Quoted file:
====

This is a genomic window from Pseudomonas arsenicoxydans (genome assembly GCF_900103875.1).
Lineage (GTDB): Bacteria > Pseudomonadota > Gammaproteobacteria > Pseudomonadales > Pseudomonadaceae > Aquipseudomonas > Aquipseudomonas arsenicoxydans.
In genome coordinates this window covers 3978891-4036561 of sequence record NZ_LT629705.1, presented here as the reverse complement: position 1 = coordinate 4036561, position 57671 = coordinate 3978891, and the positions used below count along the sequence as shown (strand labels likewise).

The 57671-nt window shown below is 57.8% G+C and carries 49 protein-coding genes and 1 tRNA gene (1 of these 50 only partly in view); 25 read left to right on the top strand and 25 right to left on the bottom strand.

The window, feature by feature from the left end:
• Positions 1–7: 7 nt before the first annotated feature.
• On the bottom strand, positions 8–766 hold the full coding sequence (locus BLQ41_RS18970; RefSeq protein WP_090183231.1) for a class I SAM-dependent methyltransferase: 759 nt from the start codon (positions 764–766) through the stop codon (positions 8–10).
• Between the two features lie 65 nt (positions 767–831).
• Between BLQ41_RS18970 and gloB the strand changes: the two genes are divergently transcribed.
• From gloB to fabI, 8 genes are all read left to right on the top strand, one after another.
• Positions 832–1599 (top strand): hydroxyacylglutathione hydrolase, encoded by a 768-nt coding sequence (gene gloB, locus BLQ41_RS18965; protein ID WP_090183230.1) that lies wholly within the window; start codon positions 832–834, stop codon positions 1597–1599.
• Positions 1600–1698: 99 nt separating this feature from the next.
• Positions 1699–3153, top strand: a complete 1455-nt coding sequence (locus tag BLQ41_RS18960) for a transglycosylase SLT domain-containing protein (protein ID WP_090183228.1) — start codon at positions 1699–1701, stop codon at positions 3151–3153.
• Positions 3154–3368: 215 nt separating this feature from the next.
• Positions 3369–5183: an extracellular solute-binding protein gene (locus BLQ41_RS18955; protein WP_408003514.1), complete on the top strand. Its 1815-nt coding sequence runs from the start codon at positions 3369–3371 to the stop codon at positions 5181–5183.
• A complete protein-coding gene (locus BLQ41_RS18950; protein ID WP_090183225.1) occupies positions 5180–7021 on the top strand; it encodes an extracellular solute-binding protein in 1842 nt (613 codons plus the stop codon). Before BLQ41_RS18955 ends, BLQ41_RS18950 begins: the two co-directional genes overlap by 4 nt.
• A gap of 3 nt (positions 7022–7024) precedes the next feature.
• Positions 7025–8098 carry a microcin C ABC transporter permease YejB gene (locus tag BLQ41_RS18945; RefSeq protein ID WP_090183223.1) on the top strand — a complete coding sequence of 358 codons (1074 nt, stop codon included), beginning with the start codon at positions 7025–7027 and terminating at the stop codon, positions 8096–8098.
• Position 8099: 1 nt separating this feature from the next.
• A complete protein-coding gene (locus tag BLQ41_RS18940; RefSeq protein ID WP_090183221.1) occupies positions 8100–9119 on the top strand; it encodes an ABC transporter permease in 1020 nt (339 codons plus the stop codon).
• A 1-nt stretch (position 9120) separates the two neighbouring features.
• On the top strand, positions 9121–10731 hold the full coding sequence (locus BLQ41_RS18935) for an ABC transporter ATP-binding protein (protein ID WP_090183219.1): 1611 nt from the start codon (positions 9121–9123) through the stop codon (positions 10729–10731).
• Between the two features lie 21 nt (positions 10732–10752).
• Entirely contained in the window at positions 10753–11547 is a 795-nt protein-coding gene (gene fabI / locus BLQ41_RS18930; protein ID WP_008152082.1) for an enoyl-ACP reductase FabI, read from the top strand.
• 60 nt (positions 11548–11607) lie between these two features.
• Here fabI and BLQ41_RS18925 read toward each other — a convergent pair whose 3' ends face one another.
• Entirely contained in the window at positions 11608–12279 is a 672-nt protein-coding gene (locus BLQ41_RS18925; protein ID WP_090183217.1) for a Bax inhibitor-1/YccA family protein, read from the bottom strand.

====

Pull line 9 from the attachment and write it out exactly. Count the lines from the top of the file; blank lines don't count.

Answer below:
• Between BLQ41_RS18970 and gloB the strand changes: the two genes are divergently transcribed.